Got a home? Insure it.

The task sounds easy enough, but insurance companies shy away from risk. Before you shop around for a policy, you should fix that leaky plumbing, update the wiring and plug that pothole in the driveway.

If your home has a structural flaw, it could result in a denial of homeowners insurance coverage long before the underwriter asks about pets or other liabilities. So snuggle up with the pooch and consider these five ticking time bombs that can make homeowners insurance hard to find.

1. Water damage

1. Water damage (© Mark Stout Photography)

"The biggest (concern) is presence of water where it shouldn't be," says Bill Wilson, associate vice president of education and research for Independent Insurance Agents & Brokers of America, a national insurance and financial-services association. "Insurers are terrified of water-related claims."

These claims often show up in older homes with leaky plumbing fixtures and humid crawl spaces, which can lead to structural rot and mold that turn into five-figure claims, he says.

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Water damage, including from frozen and burst pipes, accounted for about 21% of all homeowners insurance claims in 2008, according to the most recent statistics from the Insurance Information Institute, an insurance-risk research group. The average claim was for $5,531.

In a seemingly counterintuitive twist, mold often is a problem in airtight, energy-efficient homes built in the 1980s and early 1990s, says Jonathon Tudor, a spokesman for InsWeb Corp., an online insurance-quote and information service.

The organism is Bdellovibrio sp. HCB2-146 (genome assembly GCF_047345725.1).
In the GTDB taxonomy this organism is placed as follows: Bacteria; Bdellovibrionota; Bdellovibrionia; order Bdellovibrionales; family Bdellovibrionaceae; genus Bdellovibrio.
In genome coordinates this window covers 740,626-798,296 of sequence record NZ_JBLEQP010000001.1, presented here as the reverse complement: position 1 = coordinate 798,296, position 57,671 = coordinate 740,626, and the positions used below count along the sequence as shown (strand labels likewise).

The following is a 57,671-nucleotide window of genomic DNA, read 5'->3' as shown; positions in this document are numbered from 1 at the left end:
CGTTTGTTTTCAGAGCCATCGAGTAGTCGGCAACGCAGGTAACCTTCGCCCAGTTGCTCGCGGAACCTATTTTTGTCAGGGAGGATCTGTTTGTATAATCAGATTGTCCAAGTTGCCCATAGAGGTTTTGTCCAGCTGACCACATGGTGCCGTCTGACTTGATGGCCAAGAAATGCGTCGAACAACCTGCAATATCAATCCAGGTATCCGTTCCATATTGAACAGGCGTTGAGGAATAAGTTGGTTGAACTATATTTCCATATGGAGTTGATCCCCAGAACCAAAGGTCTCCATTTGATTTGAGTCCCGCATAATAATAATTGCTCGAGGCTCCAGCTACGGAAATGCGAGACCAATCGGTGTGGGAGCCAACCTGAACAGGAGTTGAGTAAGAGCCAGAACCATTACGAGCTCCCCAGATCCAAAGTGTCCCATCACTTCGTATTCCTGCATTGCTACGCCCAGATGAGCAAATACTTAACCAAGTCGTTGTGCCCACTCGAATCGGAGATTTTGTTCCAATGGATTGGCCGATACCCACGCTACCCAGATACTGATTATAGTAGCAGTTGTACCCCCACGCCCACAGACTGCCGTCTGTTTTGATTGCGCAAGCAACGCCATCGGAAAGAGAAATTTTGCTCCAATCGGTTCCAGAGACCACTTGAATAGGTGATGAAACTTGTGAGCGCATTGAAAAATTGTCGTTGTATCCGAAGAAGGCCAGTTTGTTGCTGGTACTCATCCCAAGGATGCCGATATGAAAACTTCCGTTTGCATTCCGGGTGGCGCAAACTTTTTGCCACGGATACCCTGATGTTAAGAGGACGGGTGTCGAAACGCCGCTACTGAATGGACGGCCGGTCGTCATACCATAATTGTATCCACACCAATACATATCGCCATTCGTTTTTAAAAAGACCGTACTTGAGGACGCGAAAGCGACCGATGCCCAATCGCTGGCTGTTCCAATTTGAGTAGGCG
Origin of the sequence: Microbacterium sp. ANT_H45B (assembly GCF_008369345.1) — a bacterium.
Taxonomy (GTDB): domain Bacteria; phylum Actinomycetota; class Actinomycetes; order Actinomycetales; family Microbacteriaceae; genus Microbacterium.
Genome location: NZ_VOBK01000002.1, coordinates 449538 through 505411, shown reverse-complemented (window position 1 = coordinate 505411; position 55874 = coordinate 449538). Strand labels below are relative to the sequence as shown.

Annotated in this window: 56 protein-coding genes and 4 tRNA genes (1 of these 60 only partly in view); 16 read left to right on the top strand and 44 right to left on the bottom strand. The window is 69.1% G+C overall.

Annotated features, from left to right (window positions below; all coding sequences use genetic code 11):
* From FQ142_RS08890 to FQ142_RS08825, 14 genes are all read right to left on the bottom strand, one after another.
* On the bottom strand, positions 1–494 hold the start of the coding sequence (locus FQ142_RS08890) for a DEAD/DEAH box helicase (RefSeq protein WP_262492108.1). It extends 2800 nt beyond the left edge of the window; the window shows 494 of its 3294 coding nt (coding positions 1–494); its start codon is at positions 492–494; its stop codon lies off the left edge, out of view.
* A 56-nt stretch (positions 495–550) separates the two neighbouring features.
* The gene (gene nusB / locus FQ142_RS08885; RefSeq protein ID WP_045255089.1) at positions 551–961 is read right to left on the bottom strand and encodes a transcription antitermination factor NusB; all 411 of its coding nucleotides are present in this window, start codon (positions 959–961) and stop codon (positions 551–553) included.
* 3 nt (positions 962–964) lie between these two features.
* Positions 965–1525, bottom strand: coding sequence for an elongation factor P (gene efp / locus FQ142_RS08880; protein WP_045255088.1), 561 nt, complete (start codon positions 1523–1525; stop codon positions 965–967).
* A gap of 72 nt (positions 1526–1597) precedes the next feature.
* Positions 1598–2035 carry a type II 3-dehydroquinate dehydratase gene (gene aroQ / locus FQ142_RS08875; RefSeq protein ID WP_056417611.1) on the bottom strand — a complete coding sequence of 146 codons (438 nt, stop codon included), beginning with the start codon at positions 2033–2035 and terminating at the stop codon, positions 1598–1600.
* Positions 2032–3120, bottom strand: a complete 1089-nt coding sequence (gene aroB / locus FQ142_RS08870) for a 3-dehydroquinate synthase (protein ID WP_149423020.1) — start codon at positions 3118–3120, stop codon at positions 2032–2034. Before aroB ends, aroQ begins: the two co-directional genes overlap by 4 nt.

Many of these homes are built with synthetic stucco called exterior insulation and finish systems, or EIFS. If water penetrates the supposed watertight system, it may have no way of getting out, leading to spore growth, according to the Mold Help Organization.

"So if you have a pipe leak or anything like that, even a drip, you will get a really humid environment because there is not air moving through it," Tudor says. "Older homes, believe it or not, actually tend to get mold less often because they are not sealed very well."

If you have only minor water damage, such as infrequent water in the basement after heavy rain, Wilson advises against making a claim for it. Insurers may fear the damage could recur, and they may not renew your policy. In many cases, you can fix minor damage for less than a policy's deductible.

"When you apply for insurance with another insurer, you are commonly asked if your coverage has ever (not) been renewed," he says. "If so, that can make it difficult to get affordable coverage for the same location."

2. Knob-and-tube wiring

2. Knob-and-tube wiring (© Josh Tidsbury)

The most common electrical system in homes built before the 1940s is so-called knob and tube. You can identify this system in your attic and basement by its telltale porcelain insulators, or knobs, for running wires through open spaces, and porcelain tubes, which protect wires that run through studs and joists.

Most insurance companies are hesitant to insure a home that hasn't been updated to grounded three-wire circuits, because knob-and-tube systems are now considered high-risk, especially as people increase their electricity use with more gadgets.

To accommodate this increased use, such systems are often modified improperly and are prone to overloading, New Jersey-based contractor Brown Electric says on its website. As they get older, porcelain insulators also can become brittle and snap off, which increases fire risk.